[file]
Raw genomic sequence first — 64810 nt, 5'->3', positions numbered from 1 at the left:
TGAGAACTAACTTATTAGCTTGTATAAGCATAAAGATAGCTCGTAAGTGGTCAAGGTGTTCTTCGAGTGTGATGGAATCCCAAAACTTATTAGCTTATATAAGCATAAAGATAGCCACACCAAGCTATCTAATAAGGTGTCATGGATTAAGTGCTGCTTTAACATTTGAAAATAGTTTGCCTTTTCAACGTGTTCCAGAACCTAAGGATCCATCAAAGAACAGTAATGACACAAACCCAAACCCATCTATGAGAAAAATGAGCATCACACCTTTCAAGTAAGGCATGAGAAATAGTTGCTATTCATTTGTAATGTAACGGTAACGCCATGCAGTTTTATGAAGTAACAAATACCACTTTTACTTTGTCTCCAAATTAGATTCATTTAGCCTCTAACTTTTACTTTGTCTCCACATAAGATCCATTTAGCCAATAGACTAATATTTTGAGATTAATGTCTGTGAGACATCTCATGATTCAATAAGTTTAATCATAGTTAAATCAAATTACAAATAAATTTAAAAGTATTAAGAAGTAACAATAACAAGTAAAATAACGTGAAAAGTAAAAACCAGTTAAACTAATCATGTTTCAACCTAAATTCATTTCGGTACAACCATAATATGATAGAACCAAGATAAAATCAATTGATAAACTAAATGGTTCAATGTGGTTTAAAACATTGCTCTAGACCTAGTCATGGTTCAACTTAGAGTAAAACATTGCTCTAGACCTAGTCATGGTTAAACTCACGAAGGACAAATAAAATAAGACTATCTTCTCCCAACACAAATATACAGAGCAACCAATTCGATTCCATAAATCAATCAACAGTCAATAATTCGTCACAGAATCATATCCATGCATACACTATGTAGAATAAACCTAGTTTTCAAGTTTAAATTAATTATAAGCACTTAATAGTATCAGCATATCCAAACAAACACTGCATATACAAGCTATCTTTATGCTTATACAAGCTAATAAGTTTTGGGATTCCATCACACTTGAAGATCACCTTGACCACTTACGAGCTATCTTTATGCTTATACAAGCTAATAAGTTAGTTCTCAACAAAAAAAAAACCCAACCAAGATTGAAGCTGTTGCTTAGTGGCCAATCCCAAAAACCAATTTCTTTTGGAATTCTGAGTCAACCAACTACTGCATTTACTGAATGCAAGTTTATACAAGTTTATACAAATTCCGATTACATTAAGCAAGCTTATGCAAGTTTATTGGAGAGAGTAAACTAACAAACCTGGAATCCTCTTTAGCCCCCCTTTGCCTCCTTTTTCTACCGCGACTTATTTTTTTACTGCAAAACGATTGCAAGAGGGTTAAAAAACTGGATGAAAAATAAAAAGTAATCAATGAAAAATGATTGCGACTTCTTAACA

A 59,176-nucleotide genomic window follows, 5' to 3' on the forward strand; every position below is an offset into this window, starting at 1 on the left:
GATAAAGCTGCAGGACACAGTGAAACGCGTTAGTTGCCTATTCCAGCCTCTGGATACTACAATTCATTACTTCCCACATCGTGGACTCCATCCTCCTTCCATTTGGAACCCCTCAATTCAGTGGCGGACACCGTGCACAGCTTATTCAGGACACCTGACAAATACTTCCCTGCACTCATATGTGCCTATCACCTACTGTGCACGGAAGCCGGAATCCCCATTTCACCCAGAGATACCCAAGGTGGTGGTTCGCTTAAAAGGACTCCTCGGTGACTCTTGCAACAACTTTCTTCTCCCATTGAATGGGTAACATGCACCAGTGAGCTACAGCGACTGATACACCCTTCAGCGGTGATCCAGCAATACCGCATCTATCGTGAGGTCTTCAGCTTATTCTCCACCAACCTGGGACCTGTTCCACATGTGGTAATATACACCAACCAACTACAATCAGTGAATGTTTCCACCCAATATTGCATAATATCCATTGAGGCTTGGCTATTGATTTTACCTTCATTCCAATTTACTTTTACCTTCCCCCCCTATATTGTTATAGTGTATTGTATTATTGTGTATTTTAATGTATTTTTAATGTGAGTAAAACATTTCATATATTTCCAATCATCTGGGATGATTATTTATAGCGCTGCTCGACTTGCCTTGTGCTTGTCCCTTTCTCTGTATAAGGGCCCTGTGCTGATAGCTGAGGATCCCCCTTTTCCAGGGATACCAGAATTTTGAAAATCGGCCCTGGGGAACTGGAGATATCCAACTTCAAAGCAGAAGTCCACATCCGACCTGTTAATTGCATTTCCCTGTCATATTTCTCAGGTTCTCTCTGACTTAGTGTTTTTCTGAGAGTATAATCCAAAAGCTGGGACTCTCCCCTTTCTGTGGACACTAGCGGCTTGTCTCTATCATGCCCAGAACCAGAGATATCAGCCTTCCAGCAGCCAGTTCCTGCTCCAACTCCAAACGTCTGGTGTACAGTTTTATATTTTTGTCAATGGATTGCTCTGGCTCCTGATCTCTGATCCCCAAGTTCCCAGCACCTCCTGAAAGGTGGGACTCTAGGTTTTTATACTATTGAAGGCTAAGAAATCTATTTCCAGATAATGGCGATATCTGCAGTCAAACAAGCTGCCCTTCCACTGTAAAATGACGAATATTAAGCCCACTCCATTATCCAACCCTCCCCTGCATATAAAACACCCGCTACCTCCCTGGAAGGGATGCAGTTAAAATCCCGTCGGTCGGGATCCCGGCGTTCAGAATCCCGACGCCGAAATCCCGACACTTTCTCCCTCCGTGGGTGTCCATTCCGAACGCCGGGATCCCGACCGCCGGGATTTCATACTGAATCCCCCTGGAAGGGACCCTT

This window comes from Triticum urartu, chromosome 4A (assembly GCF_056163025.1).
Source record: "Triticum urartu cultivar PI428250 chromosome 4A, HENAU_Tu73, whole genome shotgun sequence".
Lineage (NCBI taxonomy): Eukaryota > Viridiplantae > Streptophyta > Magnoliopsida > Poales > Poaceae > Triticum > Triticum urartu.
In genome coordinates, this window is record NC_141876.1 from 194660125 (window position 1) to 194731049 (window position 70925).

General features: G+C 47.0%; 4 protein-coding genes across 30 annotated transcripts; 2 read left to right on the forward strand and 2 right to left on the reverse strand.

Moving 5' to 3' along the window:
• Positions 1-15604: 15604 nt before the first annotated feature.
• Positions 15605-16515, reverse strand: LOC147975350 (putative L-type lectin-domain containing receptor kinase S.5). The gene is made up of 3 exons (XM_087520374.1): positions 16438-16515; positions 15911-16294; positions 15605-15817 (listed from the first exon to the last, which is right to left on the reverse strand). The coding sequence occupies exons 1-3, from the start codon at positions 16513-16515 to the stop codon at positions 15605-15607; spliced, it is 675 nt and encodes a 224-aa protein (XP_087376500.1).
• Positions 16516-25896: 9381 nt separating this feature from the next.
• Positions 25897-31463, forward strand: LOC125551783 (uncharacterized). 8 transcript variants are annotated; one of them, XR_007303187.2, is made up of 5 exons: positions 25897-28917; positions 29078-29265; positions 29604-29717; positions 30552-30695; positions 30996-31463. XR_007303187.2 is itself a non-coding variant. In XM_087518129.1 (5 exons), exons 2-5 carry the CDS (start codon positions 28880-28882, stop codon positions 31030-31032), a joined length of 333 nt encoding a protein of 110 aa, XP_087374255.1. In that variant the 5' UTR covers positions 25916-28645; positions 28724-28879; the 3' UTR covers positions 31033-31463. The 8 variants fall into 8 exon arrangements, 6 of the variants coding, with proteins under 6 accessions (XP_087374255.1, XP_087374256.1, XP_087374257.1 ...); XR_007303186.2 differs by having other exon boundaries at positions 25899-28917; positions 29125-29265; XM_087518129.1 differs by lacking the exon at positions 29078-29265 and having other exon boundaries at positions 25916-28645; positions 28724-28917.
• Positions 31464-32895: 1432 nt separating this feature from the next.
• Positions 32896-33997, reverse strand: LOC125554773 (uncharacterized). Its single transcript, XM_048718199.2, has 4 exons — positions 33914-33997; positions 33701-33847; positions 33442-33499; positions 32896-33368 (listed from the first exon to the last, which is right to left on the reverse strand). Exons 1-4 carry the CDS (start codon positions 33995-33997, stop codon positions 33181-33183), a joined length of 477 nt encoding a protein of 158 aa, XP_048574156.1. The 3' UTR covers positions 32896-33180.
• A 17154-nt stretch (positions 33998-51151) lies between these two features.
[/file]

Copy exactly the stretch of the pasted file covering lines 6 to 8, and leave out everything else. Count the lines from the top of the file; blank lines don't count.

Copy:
Source record: "Triticum urartu cultivar PI428250 chromosome 4A, HENAU_Tu73, whole genome shotgun sequence".
Lineage (NCBI taxonomy): Eukaryota > Viridiplantae > Streptophyta > Magnoliopsida > Poales > Poaceae > Triticum > Triticum urartu.
In genome coordinates, this window is record NC_141876.1 from 194660125 (window position 1) to 194731049 (window position 70925).